I would also call this book comprehensive, weaving together many threads of atonement theology in one tapestry. The book relies on a golfer’s metaphor rather than one from weaving. One is glad for many clubs, McKnight says, because each is useful in various situations. One would hate to have to drive with a putter or putt with a sand wedge. Similarly, various theories of atonement serve various functions in various settings according to McKnight, which is why all should be kept in the bag and used appropriately to the situation.
To be comprehensive, McKnight has to see the game differently than some for whom faithful golf may have become a matter of “using the five iron in all situations from the first tee to the eighteenth hole.” So he offers helpful ways of describing the “game” as a whole – speaking of the restoration of cracked eikons and identification for incorporation.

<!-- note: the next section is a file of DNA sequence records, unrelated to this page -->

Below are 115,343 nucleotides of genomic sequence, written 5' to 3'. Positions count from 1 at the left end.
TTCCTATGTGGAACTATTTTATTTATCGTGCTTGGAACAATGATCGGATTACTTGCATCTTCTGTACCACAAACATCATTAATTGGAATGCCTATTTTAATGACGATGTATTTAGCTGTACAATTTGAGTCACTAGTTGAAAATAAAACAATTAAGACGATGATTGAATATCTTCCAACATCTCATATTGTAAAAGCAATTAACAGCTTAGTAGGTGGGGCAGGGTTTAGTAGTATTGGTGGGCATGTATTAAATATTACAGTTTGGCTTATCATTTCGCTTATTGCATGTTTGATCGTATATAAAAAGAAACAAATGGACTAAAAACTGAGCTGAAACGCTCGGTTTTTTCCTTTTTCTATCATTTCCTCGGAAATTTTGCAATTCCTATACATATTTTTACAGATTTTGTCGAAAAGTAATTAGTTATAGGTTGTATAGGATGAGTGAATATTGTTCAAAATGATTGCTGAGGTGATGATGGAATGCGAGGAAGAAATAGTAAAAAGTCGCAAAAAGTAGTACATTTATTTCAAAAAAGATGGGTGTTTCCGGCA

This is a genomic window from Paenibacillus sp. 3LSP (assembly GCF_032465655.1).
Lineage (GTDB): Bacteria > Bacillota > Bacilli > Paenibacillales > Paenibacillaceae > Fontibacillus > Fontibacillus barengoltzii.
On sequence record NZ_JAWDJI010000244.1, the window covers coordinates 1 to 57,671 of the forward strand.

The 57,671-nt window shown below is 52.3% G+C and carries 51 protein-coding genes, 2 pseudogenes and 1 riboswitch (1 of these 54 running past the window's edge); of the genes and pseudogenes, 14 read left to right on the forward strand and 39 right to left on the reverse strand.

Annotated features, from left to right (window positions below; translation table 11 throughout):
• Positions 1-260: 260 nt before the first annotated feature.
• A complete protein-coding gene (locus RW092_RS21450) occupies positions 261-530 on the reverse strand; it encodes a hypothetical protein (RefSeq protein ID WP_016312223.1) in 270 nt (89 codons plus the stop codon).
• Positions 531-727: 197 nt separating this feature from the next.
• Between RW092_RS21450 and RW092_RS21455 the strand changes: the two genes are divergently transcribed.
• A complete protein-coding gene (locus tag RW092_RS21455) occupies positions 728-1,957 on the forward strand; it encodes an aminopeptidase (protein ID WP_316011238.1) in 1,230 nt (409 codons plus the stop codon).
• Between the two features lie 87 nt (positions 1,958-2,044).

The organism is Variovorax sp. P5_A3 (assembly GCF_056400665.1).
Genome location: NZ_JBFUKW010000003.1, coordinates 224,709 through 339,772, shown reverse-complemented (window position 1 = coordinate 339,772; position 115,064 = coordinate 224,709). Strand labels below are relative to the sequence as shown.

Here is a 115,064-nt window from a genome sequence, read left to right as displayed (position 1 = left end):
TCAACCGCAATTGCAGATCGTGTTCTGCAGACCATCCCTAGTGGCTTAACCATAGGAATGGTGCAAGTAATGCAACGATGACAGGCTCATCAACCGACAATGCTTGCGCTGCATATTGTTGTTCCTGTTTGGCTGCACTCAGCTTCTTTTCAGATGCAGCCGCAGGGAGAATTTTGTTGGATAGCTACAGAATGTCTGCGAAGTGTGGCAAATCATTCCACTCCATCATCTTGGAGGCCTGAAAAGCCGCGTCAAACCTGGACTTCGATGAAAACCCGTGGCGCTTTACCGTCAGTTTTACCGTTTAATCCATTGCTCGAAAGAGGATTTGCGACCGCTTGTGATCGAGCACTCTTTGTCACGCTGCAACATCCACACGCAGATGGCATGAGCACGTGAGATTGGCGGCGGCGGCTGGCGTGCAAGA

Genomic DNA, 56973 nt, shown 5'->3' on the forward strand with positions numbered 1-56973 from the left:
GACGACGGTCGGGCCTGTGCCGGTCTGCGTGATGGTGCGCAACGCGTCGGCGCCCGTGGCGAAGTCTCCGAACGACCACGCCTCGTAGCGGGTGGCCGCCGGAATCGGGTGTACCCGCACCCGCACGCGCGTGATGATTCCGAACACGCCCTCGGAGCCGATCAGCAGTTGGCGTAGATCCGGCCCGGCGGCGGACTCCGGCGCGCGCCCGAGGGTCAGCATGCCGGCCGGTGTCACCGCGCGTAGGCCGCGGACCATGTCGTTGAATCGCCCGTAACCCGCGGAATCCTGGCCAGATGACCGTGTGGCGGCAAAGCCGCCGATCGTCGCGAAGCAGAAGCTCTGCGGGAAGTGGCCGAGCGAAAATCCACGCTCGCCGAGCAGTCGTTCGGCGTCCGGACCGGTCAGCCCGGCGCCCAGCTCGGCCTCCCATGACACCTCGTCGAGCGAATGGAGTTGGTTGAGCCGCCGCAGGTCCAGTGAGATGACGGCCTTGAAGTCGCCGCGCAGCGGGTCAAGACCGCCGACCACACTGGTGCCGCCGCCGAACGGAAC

One more descriptor: the book is evocative. It lightly touches a number of important subjects along the way which are fascinating but tangential to this book’s purpose. Among important topics McKnight opens up in ways that leave this reader hungry for more are the centrality of metaphor in theology (p. 36 ff) and the sociopragmatic dimensions of our theologizing about atonement (p. 44 ff). Perhaps they will become future contributions to the Living Theology series.